1. Private companies and the passing of resolutions
A private company can pass a resolution either by the required majority of members agreeing to a written resolution or by a vote taken at a meeting of the members.
The Companies Act 2006 has the effect that private companies are no longer required to “elect” to dispense with holding Annual General Meetings (AGM’s) as they are not required to hold them. New provisions regarding written resolutions have been made for private companies to make decisions, which enable them to dispense with meetings altogether, except for two limited purposes (see below).
Private companies can only pass resolutions by:
2. Written resolutions (private companies)
Private companies can pass all resolutions as written resolutions except:
These resolutions need to be passed at a general meeting.
1. Public companies and the passing of resolutionsA public company can only pass a resolution by a vote being taken at a meeting of the members. A public company cannot pass a written resolution.
Public companies can only pass a resolution at a general meeting of the members (or shareholders), which may be the AGM.
2. What records of resolutions and meetings does the company need to keep?The company must keep minutes of all proceedings at general meetings or decisions made by a sole member. They must also keep copies of all resolutions of members passed other than at general meetings. These records must be kept for 10 years and need to be available for inspection by members on request.
3. Resolutions at meetings
Private companies are no longer required to hold Annual General Meetings (AGMs). Public companies are still required to hold AGMs within 6 months of their financial year ends (transitional period October 2007 – September 2008 will be 7 months) in addition to any other meetings held during that period.
The vote on a resolution in a general meeting (or in a meeting of a class of members) is by a show of hands, unless a poll is legitimately called for. A declaration by the chairman that the resolution is carried on a show of hands is all that is required for a resolution to be passed: but this does not apply if a poll is called for. The number of votes for or against on a show of hands need not be counted.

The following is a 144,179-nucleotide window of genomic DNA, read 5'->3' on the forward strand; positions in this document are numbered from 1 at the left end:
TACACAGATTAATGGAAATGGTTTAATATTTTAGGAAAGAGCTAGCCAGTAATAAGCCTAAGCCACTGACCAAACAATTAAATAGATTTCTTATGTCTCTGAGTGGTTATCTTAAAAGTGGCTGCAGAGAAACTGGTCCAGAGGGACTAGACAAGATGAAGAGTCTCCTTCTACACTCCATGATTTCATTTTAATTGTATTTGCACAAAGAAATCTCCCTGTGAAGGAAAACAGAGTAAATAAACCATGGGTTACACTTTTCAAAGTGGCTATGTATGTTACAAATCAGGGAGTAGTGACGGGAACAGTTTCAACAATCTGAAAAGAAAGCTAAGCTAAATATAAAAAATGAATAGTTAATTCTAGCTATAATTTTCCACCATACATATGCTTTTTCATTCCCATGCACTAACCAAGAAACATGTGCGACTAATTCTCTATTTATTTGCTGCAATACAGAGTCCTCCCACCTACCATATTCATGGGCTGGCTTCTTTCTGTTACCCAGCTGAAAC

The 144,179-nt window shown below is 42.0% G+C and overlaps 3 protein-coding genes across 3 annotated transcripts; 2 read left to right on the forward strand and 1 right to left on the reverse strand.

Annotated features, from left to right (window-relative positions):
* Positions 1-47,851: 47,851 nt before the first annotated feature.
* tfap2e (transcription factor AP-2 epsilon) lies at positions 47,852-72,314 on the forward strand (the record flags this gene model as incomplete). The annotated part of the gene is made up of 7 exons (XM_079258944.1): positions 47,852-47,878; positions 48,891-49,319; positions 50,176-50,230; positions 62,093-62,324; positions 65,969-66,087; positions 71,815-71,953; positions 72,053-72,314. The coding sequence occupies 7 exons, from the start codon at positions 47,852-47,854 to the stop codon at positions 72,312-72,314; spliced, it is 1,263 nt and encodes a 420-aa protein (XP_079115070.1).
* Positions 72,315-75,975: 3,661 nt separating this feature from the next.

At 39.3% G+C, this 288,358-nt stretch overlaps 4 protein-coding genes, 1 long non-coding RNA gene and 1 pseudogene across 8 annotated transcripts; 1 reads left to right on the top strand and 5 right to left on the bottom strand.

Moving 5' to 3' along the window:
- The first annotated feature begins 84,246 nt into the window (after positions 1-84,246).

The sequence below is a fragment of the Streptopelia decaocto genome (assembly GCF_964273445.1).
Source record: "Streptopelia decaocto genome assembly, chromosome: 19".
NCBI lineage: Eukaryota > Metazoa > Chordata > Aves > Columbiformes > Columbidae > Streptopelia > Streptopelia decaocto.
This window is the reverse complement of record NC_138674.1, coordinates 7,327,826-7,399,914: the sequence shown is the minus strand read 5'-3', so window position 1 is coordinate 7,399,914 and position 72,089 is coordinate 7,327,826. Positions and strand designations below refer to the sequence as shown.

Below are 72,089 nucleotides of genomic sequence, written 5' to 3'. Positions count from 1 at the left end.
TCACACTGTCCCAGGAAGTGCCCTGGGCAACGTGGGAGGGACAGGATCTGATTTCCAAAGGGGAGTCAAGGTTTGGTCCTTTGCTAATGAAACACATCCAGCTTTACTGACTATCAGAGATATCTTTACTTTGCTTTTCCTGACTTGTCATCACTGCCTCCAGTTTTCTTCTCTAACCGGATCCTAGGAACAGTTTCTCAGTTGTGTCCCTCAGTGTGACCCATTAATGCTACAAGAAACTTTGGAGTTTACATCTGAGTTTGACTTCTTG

A general meeting of a company must give a minimum notice of 14 days. In the case of a public company AGM, a minimum of 21 days, unless the company’s articles specify a longer period of notice. A general meeting may be called at shorter notice, with a majority of 90% of the voting rights in the case of a private company and 95% in the case of a public company. This does not apply to AGMs of a public company, where unanimity is required. Notices for public company AGMs must state that the meeting is an AGM.
Notice of a meeting can be given:
The notice must state the time, date and location of the meeting and any resolutions to be agreed.
1. Further information on resolutions
More information on resolutions and meetings can be found in the Companies Act 2006 Part 13, or at the following websites:
2. How do I send information to the Registrar?
You may deliver documents to the Registrar by hand (personally or by courier), including outside office hours, bank holidays and weekends to Cardiff, London and Edinburgh.
If you are sending documents by post, courier or Document Exchange (DX) and would like a receipt, Companies House will provide an acknowledgement if you enclose a copy of your covering letter with a pre-paid addressed return envelope. We will barcode your copy letter with the date of receipt and return it to you in the envelope provided.
Please note: Companies House does not accept accounts or any other statutory documents by fax.
3. Can I file documents in other languages?
Usually, you must file documents sent to Companies House in English. There are exceptions as detailed below. You can draw up and deliver documents relating to Welsh companies in Welsh.
Companies can deliver the following documents in other languages if the document is accompanied by a certified translation into English:
In addition companies may also file voluntary certified translations of any document subject to the First Company Law Directive disclosure requirements. These are:
The voluntary translation must relate to a document delivered to Companies House on or after 1 January 2007. Voluntary translations can only be filed in an official language of the European Union and must be accompanied by Form 1106.
4. Where do I get forms and guidance booklets?
This is one of a series of Companies House guidance which provide a simple guide to the Companies Act.
Forms can also be obtained from company law stationers, accountants, solicitors and company formation agents - addresses in business phone books.